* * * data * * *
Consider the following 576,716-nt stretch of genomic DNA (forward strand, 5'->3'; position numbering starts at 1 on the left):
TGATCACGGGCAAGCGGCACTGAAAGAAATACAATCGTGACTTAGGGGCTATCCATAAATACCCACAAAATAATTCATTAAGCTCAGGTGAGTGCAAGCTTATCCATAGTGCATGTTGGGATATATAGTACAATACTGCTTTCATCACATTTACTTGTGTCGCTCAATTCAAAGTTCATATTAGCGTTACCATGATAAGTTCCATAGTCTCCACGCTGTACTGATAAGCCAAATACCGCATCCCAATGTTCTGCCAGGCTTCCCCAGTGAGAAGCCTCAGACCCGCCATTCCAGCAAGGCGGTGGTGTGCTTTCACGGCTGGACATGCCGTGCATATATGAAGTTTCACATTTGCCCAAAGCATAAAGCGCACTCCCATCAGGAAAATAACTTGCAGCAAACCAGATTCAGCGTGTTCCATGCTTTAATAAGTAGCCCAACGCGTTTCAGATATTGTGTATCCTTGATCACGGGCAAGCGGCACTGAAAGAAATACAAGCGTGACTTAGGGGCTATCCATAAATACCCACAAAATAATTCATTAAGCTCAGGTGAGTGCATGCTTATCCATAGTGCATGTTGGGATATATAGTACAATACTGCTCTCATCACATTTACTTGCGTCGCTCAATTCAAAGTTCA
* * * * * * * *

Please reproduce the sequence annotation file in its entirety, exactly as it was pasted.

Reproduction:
Consider the following 576,716-nt stretch of genomic DNA (forward strand, 5'->3'; position numbering starts at 1 on the left):
TGATCACGGGCAAGCGGCACTGAAAGAAATACAATCGTGACTTAGGGGCTATCCATAAATACCCACAAAATAATTCATTAAGCTCAGGTGAGTGCAAGCTTATCCATAGTGCATGTTGGGATATATAGTACAATACTGCTTTCATCACATTTACTTGTGTCGCTCAATTCAAAGTTCATATTAGCGTTACCATGATAAGTTCCATAGTCTCCACGCTGTACTGATAAGCCAAATACCGCATCCCAATGTTCTGCCAGGCTTCCCCAGTGAGAAGCCTCAGACCCGCCATTCCAGCAAGGCGGTGGTGTGCTTTCACGGCTGGACATGCCGTGCATATATGAAGTTTCACATTTGCCCAAAGCATAAAGCGCACTCCCATCAGGAAAATAACTTGCAGCAAACCAGATTCAGCGTGTTCCATGCTTTAATAAGTAGCCCAACGCGTTTCAGATATTGTGTATCCTTGATCACGGGCAAGCGGCACTGAAAGAAATACAAGCGTGACTTAGGGGCTATCCATAAATACCCACAAAATAATTCATTAAGCTCAGGTGAGTGCATGCTTATCCATAGTGCATGTTGGGATATATAGTACAATACTGCTCTCATCACATTTACTTGCGTCGCTCAATTCAAAGTTCA